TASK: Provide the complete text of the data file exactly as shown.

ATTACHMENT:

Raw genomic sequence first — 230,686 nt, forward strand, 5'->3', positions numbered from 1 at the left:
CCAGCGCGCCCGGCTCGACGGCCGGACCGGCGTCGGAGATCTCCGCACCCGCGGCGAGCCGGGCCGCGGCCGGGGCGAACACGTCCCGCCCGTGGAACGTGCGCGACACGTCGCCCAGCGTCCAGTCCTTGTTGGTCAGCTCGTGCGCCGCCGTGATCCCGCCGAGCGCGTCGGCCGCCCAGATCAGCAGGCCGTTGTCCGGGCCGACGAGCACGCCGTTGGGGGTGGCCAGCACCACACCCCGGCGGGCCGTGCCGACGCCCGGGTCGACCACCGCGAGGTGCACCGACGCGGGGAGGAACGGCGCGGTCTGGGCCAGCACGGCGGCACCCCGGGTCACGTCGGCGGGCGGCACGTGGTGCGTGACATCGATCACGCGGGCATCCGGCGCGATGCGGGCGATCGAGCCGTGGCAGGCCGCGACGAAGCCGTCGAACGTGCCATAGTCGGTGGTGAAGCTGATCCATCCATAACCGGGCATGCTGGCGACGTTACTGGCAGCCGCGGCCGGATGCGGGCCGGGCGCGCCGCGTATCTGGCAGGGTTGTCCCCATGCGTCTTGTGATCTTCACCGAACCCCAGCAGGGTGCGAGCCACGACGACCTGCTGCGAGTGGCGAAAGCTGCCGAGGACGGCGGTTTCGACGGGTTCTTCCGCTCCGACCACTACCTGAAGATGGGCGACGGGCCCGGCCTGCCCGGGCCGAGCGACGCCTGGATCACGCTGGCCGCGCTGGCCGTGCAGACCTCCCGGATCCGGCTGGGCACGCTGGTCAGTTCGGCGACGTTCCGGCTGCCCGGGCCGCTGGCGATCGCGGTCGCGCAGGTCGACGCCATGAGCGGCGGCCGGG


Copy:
Raw genomic sequence first — 230,686 nt, forward strand, 5'->3', positions numbered from 1 at the left:
CCAGCGCGCCCGGCTCGACGGCCGGACCGGCGTCGGAGATCTCCGCACCCGCGGCGAGCCGGGCCGCGGCCGGGGCGAACACGTCCCGCCCGTGGAACGTGCGCGACACGTCGCCCAGCGTCCAGTCCTTGTTGGTCAGCTCGTGCGCCGCCGTGATCCCGCCGAGCGCGTCGGCCGCCCAGATCAGCAGGCCGTTGTCCGGGCCGACGAGCACGCCGTTGGGGGTGGCCAGCACCACACCCCGGCGGGCCGTGCCGACGCCCGGGTCGACCACCGCGAGGTGCACCGACGCGGGGAGGAACGGCGCGGTCTGGGCCAGCACGGCGGCACCCCGGGTCACGTCGGCGGGCGGCACGTGGTGCGTGACATCGATCACGCGGGCATCCGGCGCGATGCGGGCGATCGAGCCGTGGCAGGCCGCGACGAAGCCGTCGAACGTGCCATAGTCGGTGGTGAAGCTGATCCATCCATAACCGGGCATGCTGGCGACGTTACTGGCAGCCGCGGCCGGATGCGGGCCGGGCGCGCCGCGTATCTGGCAGGGTTGTCCCCATGCGTCTTGTGATCTTCACCGAACCCCAGCAGGGTGCGAGCCACGACGACCTGCTGCGAGTGGCGAAAGCTGCCGAGGACGGCGGTTTCGACGGGTTCTTCCGCTCCGACCACTACCTGAAGATGGGCGACGGGCCCGGCCTGCCCGGGCCGAGCGACGCCTGGATCACGCTGGCCGCGCTGGCCGTGCAGACCTCCCGGATCCGGCTGGGCACGCTGGTCAGTTCGGCGACGTTCCGGCTGCCCGGGCCGCTGGCGATCGCGGTCGCGCAGGTCGACGCCATGAGCGGCGGCCGGG